I'm Sorry

About two months into my freshman year at college I was sitting at the breakfast table one morning. Someone else was there, I don’t remember who, because we were both silently trying to stay awake during breakfast.

Soon Deb came and sat with us. It was a very small school, so everyone knew everyone, but we weren’t close. We all exchanged pleasantries and then the other person said

“How was your doctor’s appointment, Deb?”

“Fine I guess, we did a bunch of tests, and I don’t have the results back yet” she said.

As a joke I said “Are you going to die?”

She sat quietly for few seconds and said “Maybe” and got up and moved to another table.

Ohhhhh man. I felt so low I could have walked under a snake without bending over. Wow.

We went to the same class just a few minutes later. In class I wrote her a note, old school style. I told her that what I’d said was really insensitive and thoughtless, and I was very sorry. I asked her to forgive me. Then I folded it really small and had my classmates pass it to her. Old school style.

Knowing her as I did I expected a “Thanks” and little more. She didn’t owe me anything.

After class she came to me in tears. No-one had ever apologized to her for anything before. Not for real. I had hurt her, but because of the way I handled it SHE was grateful to ME!

This blew my mind a little bit. I felt like I had done something so small in apologizing. Truly, a little note felt like the bare minimum, but what an impact!

That’s when I learned what a big deal it is for people when someone who hurt them is truly apologetic and compassionate. It really heals.

One thought on “The Power Of A Sincere Apology

  1. Apologies are so rare. The true apologies.

    There’s a saying in Hindi that ‘The British have left but they left behind this word called sorry’. Hindi and most other Indian languages I know do not have a word for ‘sorry’. So the saying points out that people often say sorry and expect that to completely erase whatever happened before that. There is rarely any acknowledgement of the other person’s feelings, let alone the willingness to stand witness to that, even if it is uncomfortable to one.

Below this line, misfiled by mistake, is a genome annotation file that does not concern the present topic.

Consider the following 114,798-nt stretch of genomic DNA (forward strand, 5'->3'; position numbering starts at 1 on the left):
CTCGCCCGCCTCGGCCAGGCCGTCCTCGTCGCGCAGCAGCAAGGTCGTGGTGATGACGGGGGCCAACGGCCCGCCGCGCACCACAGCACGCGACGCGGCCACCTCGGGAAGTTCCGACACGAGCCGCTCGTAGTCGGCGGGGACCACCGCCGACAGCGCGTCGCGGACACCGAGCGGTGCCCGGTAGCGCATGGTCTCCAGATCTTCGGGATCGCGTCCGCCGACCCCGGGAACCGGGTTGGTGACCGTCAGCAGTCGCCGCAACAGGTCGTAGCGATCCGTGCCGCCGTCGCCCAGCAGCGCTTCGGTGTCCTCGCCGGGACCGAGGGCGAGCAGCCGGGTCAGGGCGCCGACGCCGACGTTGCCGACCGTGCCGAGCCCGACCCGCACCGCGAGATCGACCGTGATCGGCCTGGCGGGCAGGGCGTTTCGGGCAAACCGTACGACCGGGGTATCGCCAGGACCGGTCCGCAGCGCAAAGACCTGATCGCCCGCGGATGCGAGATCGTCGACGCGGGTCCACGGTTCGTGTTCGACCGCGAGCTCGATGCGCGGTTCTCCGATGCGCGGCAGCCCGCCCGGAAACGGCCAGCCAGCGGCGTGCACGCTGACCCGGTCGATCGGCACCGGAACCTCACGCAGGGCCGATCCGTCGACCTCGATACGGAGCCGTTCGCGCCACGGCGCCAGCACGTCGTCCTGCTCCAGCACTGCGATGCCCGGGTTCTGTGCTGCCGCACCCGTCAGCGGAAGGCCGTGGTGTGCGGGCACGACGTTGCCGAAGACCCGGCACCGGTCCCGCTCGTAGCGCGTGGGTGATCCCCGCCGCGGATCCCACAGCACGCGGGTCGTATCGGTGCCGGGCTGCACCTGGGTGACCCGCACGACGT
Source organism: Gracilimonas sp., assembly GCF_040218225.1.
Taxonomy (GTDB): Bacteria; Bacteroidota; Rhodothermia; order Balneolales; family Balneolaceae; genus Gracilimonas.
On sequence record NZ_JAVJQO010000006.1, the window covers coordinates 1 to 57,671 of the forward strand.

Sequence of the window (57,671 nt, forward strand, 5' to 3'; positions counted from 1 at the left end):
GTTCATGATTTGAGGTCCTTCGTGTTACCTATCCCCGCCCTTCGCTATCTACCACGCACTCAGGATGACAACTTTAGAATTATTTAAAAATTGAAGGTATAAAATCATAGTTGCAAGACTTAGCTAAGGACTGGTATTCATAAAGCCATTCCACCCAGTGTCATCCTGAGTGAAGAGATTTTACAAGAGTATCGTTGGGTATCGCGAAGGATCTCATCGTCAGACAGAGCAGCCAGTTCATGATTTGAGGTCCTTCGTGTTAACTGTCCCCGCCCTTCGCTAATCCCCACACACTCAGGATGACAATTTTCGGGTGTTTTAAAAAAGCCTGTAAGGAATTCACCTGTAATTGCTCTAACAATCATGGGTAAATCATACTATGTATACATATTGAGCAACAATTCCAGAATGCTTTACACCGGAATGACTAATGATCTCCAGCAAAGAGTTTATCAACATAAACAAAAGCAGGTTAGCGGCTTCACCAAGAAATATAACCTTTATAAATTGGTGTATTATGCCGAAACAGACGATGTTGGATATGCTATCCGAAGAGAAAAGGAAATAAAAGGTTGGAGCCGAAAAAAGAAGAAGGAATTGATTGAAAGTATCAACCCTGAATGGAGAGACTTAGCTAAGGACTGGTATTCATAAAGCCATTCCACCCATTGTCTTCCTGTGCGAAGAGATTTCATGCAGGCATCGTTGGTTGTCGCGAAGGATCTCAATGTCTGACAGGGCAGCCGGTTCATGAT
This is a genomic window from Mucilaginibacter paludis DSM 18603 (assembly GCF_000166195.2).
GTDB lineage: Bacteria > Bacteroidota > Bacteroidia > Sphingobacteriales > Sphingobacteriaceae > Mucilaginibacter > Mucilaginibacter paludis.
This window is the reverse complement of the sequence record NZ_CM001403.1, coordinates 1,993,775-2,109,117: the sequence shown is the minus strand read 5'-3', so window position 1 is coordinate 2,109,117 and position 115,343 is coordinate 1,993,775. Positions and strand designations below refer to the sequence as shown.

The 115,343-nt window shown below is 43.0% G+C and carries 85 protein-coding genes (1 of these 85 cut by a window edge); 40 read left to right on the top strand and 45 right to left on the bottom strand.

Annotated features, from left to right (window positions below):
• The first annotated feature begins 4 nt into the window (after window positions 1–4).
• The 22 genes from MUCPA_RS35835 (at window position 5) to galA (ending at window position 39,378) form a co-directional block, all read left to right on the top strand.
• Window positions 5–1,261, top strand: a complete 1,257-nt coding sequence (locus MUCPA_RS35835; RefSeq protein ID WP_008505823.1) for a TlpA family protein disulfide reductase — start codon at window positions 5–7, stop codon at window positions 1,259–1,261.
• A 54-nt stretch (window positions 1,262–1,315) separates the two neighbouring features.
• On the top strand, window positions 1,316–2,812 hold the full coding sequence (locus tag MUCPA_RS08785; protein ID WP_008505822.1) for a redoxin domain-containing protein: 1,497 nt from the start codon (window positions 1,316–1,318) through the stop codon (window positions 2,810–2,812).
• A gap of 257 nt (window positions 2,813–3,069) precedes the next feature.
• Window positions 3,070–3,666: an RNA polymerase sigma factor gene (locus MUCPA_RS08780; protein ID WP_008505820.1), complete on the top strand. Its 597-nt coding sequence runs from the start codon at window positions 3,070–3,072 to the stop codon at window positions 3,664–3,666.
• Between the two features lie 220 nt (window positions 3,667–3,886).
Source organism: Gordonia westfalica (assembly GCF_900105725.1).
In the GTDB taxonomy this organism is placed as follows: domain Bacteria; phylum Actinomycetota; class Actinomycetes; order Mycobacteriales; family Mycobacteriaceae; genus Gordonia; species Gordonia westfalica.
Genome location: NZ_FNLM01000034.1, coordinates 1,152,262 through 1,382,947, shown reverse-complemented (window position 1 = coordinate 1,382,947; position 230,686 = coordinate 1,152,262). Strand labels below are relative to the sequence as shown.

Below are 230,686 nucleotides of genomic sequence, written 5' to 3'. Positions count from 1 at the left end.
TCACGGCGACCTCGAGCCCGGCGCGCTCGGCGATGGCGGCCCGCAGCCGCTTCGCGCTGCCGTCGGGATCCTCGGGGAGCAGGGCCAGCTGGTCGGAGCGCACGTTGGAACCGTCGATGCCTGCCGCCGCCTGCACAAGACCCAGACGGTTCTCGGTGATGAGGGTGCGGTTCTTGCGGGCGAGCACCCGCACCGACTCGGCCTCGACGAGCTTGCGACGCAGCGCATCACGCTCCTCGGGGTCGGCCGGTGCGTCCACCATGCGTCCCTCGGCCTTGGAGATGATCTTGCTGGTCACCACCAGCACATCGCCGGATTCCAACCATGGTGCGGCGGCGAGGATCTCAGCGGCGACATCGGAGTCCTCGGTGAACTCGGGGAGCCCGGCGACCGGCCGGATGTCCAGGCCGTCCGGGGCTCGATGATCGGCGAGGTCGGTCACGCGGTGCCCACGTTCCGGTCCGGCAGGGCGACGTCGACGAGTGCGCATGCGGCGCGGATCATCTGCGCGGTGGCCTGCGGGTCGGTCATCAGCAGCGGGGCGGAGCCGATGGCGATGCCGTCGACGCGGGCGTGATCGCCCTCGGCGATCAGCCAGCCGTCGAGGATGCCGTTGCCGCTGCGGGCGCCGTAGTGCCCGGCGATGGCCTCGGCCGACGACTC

I remember going through a program by the Landmark Forum which spoke about making things okay. They’d point out how saying sorry wasn’t enough. There were several steps involved in making things okay. 1. Acknowledge that something went wrong/ you did something wrong. 2. Recognise that it hurt the other person. 3. Take responsibility for the situation. 4. Ask how you can regain their trust/ make them feel better/ support them.

    The Landmark Forum uses a decidedly American approach to things – process, straightforward (linear) communication. It doesn’t necessarily work in Indian contexts as by culture and language, we tend to express things in non-verbal cues, socially accepted unspoken rituals and emotive words. So I’ve now started saying, “I am sorry for what I said/did. I was thinking of X only. I realised later that you might feel Y (or it might also impact Z). You deserve better than that. I am sorry.” and if they say it is okay, I ask how I can make things better. Often, people here say “No need. Forget it.” So I try and do something else later where they tell me there’s no need and I say, “Thank you but it is important to me that I show you I mean I’m sorry.” It is a lot more laborious than ‘sorry’ so I choose when I do this. And it means I’m unapologetic about a lot of other things – stronger boundaries for me but not very likeable for others.

    You demonstrate to me time and again how to be a space where even these steps are not needed because it feels as though healing is happening immediately just by smiling your way. I am very grateful.

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